Zhang K, Garibaldi DC, Li Y, Green WR, Zack DJ. Butterfly-shaped pattern dystrophy - a genetic clinical, and histopathological report. Arch Ophthalmol. 2002; 120: 485–490.
Greenberg JP, Duncker T, Woods RL, Smith RT, Sparrow JR, Delori FC. Quantitative fundus autofluorescence in healthy eyes. Invest Ophthalmol Vis Sci. 2013; 54: 5684–5693.
Burke TR, Duncker T, Woods RL, et al. Quantitative fundus autofluorescence in recessive Stargardt disease. Invest Ophthalmol Vis Sci. 2014; 55: 2841–2852.
Jaakson K, Zernant J, Kulm M, et al. Genotyping microarray (gene chip) for the ABCR (ABCA4) gene. Hum Mutat. 2003; 22: 395–403.
Boon CJ, den Hollander AI, Hoyng CB, Cremers FP, Klevering BJ, Keunen JE. The spectrum of retinal dystrophies caused by mutations in the peripherin/RDS gene. Prog Retin Eye Res. 2008; 27: 213–235.
Boon CF. Retinal dystrophies associated with the PRPH2 gene. In: Puech B, De Laey J-J, Holder GE eds. Inherited Chorioretinal Dystrophies. Berlin, Heidelberg: Springer; 2014: 213–233.
Marmor MF, Fulton AB, Holder GE, Miyake Y, Brigell M, Bach M. ISCEV Standard for full-field clinical electroretinography (2008 update). Doc Ophthalmol. 2009; 118: 69–77.
Duncker T, Greenberg JP, Ramachandran R, et al. Quantitative fundus autofluorescence and optical coherence tomography in best vitelliform macular dystrophy. Invest Ophthalmol Vis Sci. 2014; 55: 1471–1482.
Staurenghi G, Sadda S, Chakravarthy U, Spaide RF. Proposed lexicon for anatomic landmarks in normal posterior segment spectral-domain optical coherence tomography. Ophthalmology. 2014; 121: 1572–1578.
van de Kraats J, van Norren D. Optical density of the aging human ocular media in the visible and the UV. J Opt Soc Am A Opt Image Sci Vis. 2007; 24: 1842–1857.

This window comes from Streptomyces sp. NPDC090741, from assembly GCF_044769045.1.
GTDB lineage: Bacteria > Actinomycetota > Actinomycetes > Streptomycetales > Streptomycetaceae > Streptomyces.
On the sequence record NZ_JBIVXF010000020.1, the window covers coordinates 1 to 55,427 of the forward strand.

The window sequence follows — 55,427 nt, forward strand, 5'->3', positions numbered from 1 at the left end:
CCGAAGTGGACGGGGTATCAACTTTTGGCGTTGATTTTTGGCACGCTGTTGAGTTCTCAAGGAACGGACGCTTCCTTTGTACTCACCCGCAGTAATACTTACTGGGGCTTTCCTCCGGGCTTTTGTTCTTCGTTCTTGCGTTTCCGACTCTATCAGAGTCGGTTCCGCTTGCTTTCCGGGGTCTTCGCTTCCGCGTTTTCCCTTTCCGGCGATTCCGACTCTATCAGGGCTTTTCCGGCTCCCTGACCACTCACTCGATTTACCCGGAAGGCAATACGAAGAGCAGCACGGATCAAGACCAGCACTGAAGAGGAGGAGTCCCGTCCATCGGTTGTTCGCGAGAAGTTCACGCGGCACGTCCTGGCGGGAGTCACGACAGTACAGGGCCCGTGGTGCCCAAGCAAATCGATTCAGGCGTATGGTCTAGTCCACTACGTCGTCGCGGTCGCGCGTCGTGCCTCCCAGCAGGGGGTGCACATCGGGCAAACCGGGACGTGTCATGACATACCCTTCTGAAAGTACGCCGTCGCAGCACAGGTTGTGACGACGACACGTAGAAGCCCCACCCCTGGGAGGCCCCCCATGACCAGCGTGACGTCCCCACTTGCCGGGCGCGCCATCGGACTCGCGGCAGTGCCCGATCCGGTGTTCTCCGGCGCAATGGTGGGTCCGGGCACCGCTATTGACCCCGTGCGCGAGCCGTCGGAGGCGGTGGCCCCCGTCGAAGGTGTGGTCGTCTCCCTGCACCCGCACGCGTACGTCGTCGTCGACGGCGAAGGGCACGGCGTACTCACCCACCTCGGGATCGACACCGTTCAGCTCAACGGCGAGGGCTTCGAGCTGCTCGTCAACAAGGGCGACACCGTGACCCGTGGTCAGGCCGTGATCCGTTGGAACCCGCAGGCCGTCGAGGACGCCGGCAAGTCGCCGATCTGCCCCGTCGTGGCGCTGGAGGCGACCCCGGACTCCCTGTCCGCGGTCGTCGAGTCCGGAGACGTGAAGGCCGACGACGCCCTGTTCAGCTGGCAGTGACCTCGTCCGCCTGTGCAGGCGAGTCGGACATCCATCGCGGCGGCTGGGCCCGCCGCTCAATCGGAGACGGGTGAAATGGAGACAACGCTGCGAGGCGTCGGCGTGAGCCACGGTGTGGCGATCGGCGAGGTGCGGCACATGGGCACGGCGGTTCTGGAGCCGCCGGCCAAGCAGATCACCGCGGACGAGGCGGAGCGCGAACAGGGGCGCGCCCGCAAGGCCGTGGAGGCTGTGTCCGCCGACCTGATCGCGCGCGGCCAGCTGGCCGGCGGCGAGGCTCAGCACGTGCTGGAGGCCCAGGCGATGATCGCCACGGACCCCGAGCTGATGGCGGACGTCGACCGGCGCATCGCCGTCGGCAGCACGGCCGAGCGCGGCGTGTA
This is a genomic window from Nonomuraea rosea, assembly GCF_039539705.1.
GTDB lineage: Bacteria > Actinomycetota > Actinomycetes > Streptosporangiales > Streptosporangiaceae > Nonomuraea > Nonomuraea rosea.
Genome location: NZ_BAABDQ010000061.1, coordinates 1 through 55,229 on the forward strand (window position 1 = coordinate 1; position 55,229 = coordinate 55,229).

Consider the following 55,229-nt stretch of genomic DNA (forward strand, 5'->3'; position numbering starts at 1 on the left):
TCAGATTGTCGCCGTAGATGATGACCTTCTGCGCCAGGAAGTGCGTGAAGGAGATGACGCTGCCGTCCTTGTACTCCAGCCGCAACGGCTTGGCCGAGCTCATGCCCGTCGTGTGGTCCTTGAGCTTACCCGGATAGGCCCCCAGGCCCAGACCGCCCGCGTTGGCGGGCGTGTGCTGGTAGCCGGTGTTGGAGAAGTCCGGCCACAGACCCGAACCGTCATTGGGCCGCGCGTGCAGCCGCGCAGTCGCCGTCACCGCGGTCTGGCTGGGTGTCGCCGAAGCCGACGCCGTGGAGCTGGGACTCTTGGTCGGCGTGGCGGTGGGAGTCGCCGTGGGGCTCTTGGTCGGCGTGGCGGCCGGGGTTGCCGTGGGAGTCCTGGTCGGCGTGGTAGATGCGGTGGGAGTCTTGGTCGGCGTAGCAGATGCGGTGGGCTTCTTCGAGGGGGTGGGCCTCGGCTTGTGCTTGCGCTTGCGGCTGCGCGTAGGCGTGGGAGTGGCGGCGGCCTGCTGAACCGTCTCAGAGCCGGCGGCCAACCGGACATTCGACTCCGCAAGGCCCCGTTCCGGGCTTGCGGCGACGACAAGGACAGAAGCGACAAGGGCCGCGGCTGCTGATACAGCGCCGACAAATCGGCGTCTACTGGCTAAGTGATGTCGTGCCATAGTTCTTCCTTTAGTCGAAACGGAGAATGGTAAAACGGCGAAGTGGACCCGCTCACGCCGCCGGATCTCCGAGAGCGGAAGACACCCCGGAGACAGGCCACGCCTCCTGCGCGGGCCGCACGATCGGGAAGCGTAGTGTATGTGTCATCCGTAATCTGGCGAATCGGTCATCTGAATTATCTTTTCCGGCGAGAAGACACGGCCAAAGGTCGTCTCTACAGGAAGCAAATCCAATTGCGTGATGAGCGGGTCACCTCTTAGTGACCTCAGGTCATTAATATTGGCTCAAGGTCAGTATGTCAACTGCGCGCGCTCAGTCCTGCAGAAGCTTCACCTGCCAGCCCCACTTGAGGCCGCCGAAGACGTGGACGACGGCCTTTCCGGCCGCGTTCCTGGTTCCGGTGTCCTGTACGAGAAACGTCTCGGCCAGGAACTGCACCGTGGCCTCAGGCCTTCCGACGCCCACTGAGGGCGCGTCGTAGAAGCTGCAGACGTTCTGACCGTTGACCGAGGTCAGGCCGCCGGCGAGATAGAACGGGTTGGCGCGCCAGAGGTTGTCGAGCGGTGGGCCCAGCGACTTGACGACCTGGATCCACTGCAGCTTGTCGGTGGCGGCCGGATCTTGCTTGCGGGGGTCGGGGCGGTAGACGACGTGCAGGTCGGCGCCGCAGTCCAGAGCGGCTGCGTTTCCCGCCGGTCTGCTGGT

Bland JM, Altman DG. Statistical method for assessing agreement between two methods of clinical measurement. Lancet. 1986; 1: 307–310.
Freund K, Mrejen S, Jung J, Yannuzzi LA, Boon CF. Increased fundus autofluorescence related to outer retinal disruption. JAMA Ophthalmol. 2013; 131: 1645–1649.
Dancey C, Reidy J, Rowe R. Statistics for the Health Sciences: A Non-Mathematical Introduction. London: Sage Publications; 2012.
Macmillan NA, Creelman CD. Detection Theory: A User's Guide. Mahwah, NJ: Lawrence Erlbaum Associates, Inc.; 2004.
Hsieh RC, Fine BS, Lyons JS. Patterned dystrophies of the retinal pigment epithelium. Arch Ophthalmol. 1977; 95: 429–435.
Kingham JD, Fenzl RE, Willerson D, Aaberg TM. Reticular dystrophy of the retinal pigment epithelium: a clinical and electrophysiologic study of three generations. Arch Ophthalmol. 1978; 96: 1177–1184.
Daniele S, Carbonara A, Daniele C, Restagno G, Orcidi F. Pattern dystrophies of the retinal pigment epithelium. Acta Ophthalmol Scand. 1996; 74: 51–55.
Stavrou P, Good PA, Misson GP, Kritzinger EE. Electrophysiological findings in Stargardt's-fundus flavimaculatus disease. Eye. 1998; 12: 953–958.
Lois N, Holder GE, Bunce C, Fitzke FW, Bird AC. Phenotypic subtypes of Stargardt macular dystrophy-fundus flavimaculatus. Arch Ophthalmol. 2001; 119: 359–369.
Adler L IV, Chen C, Koutalos Y. Mitochondria contribute to NADPH generation in mouse rod photoreceptors. J Biol Chem. 2014; 289: 1519–1528.
Kong L, Zhou X, Li F, Yodoi J, McGinnis J, Cao W. Neuroprotective effect of overexpression of thioredoxin on photoreceptor degeneration in Tubby mice. Neurobiol Dis. 2010; 38: 446–455.
Winkler BS. An hypothesis to account for the renewal of outer segments in rod and cone photoreceptor cells: renewal as a surrogate antioxidant. Invest Ophthalmol Vis Sci. 2008; 49: 3259–3261.
Ding XQ, Stricker HM, Naash MI. Role of the second intradiscal loop of peripherin/rds in homo and hetero associations. Biochemistry. 2005; 44: 4897–4904.
Goldberg AF, Molday RS. Defective subunit assembly underlies a digenic form of retinitis pigmentosa linked to mutations in peripherin/rds and rom-1. Proc Natl Acad Sci U S A. 1996; 93: 13726–13730.